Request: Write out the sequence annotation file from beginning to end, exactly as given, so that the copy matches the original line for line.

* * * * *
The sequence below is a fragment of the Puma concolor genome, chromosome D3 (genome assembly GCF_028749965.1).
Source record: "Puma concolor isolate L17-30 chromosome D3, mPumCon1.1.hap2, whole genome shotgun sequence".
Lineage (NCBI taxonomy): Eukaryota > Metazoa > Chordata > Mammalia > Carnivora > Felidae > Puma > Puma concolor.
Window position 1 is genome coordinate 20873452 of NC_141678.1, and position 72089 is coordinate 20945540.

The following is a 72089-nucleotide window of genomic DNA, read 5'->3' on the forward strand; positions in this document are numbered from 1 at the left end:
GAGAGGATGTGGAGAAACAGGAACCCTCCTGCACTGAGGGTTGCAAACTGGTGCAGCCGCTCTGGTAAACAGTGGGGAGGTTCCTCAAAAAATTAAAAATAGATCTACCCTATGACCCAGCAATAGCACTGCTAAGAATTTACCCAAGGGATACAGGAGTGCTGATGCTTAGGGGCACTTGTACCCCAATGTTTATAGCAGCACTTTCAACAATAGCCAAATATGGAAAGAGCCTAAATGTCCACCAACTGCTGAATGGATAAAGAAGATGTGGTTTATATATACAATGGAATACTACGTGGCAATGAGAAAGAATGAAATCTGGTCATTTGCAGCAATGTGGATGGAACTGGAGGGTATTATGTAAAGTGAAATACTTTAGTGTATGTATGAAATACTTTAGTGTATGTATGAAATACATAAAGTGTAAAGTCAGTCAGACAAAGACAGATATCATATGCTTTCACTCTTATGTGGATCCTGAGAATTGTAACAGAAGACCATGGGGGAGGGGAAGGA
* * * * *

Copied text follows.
The sequence below is a fragment of the Puma concolor genome, chromosome D3 (genome assembly GCF_028749965.1).
Source record: "Puma concolor isolate L17-30 chromosome D3, mPumCon1.1.hap2, whole genome shotgun sequence".
Lineage (NCBI taxonomy): Eukaryota > Metazoa > Chordata > Mammalia > Carnivora > Felidae > Puma > Puma concolor.
Window position 1 is genome coordinate 20873452 of NC_141678.1, and position 72089 is coordinate 20945540.

The following is a 72089-nucleotide window of genomic DNA, read 5'->3' on the forward strand; positions in this document are numbered from 1 at the left end:
GAGAGGATGTGGAGAAACAGGAACCCTCCTGCACTGAGGGTTGCAAACTGGTGCAGCCGCTCTGGTAAACAGTGGGGAGGTTCCTCAAAAAATTAAAAATAGATCTACCCTATGACCCAGCAATAGCACTGCTAAGAATTTACCCAAGGGATACAGGAGTGCTGATGCTTAGGGGCACTTGTACCCCAATGTTTATAGCAGCACTTTCAACAATAGCCAAATATGGAAAGAGCCTAAATGTCCACCAACTGCTGAATGGATAAAGAAGATGTGGTTTATATATACAATGGAATACTACGTGGCAATGAGAAAGAATGAAATCTGGTCATTTGCAGCAATGTGGATGGAACTGGAGGGTATTATGTAAAGTGAAATACTTTAGTGTATGTATGAAATACTTTAGTGTATGTATGAAATACATAAAGTGTAAAGTCAGTCAGACAAAGACAGATATCATATGCTTTCACTCTTATGTGGATCCTGAGAATTGTAACAGAAGACCATGGGGGAGGGGAAGGA